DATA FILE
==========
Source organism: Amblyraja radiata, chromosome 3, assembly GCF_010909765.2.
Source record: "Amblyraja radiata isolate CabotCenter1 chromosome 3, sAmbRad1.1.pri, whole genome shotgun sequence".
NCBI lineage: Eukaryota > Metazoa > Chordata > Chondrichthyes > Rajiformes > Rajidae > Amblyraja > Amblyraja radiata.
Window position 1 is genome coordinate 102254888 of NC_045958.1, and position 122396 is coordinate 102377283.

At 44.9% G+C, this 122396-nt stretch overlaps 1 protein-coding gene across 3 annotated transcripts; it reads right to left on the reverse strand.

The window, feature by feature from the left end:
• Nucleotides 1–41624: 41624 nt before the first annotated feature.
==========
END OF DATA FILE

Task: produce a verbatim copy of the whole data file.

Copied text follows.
Source organism: Amblyraja radiata, chromosome 3, assembly GCF_010909765.2.
Source record: "Amblyraja radiata isolate CabotCenter1 chromosome 3, sAmbRad1.1.pri, whole genome shotgun sequence".
NCBI lineage: Eukaryota > Metazoa > Chordata > Chondrichthyes > Rajiformes > Rajidae > Amblyraja > Amblyraja radiata.
Window position 1 is genome coordinate 102254888 of NC_045958.1, and position 122396 is coordinate 102377283.

At 44.9% G+C, this 122396-nt stretch overlaps 1 protein-coding gene across 3 annotated transcripts; it reads right to left on the reverse strand.

The window, feature by feature from the left end:
• Nucleotides 1–41624: 41624 nt before the first annotated feature.